Using a revision outline to guide editing your novel

Last week, I posted about content editing your novel. In the post, I mentioned that I use a revision outline, so I wanted to share that with you today.

I am now unsure where I got this outline. I think I condensed it down and adjusted one from an online writing class I took years ago. But when I am done with my second draft, this is usually the outline I pull out to ensure I do a complete job of editing.

Even though the notes say to do only one of these at a time, I typically do several at once working on each chapter separately.

Revision Outline

 Do only ONE step at a time. If you find another area that needs work – mark it and then continue with the current fine-tuning project. Work in block sections (defined by chapters). Complete each “block” before going on.

1.)    Structure – develop a clear, compelling plot.

a.)    Look for scenes that are passive/dialogue with no tension.

b.)    Scenes that don’t build or are anti-climatic.

NOTES: Each scene has a beginning, middle and end – there must be a climax/tension spot for each scene – make sure dialogue scenes have tension and are not just “passing time”

2.)    Texture – Sharpen descriptive passages to make characters, setting, and action more vivid – SHOW, DON’T TELL

a.)    Look for too much/too little description

b.)    Clichés

c.)    Too many adjectives/adverbs

d.)   Information dumps

e.)    Background or setting info in the wrong place

3.)    Dialogue – Elicit character personality through conversation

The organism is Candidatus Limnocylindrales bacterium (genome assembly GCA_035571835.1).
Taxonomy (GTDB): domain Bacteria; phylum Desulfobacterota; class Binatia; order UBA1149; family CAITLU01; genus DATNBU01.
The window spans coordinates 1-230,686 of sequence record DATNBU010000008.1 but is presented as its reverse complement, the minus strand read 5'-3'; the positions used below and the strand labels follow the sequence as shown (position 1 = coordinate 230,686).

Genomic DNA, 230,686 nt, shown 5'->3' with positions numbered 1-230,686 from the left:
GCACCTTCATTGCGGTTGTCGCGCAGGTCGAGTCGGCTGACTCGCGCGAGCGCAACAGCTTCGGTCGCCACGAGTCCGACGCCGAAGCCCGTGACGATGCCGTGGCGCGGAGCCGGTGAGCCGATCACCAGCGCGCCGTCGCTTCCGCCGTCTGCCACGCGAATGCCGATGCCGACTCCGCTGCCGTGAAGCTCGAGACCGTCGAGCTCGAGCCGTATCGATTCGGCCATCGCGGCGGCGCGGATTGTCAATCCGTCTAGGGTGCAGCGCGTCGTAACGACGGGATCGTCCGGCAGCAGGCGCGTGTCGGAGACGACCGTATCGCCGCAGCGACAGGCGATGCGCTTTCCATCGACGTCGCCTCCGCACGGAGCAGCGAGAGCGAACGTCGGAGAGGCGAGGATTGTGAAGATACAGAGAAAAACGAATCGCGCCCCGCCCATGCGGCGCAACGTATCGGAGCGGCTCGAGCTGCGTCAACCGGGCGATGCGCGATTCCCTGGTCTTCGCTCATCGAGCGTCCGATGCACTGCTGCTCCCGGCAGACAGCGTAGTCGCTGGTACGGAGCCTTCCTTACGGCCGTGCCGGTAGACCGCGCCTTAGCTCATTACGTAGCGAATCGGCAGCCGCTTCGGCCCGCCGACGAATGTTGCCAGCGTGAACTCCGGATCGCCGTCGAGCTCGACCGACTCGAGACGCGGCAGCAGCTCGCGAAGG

a.)    Look at taglines (placement, too many, too few, too much extra information)

b.)    No information dump

c.)    Bland or melodramatic lines

NOTES: Read dialogue aloud to make sure it sounds natural/realistic

4.)    Editing – Tighten pace and continuity

a.)    Look for repetition through implication

b.)    Slow passages

NOTES: Cut, cut, cut! Don’t repeat what the reader already knows or what is implied elsewhere. Be ruthless! Tighten up the copy without fear of shortening the novel.

5.)    Blending – search and destroy any weakness.

a.)    Look for soft spots – unclear character motivations, actions that seem contrived.

b.)    Fix by expanding or adding a scene so the novel flows

6 thoughts on “Using a revision outline to guide editing your novel

  1. Great info as always. Though extensive, obvious repetition should be avoided, I wonder how many readers like me aren’t bothered by the occasional, well-worded second look. That situation alone would make a great post.

    I’d love to syndicate this list on The Masquerade Crew. If interested, see the following link.

  2. […] these corrections are done, I can use my revision outline to tighten my writing, perfect word choices and descriptions and cut unnecessary words. And when I […]

  3. […] deleting or changing the words on my list, I began going over each chapter with my Revision Outline. This helps me review each section for structure and blending. I review dialogue and work on […]

  4. […] your first draft is done, you can begin the next step of editing and shaping your novel. (Here is a revision check list that might […]

  5. […] And when you are done perfecting the story, the timeline, the characters, it is time for the third draft where you will further tighten your writing, perfect word choices and descriptions, cut unnecessary words and fix punctuation. (For help on the third draft, check out my revision outline). […]

  6. […] As you start to work through the above items, make notes in a revision journal, or start a revision outline. There is an example of this by “Into Another World,” HERE. […]

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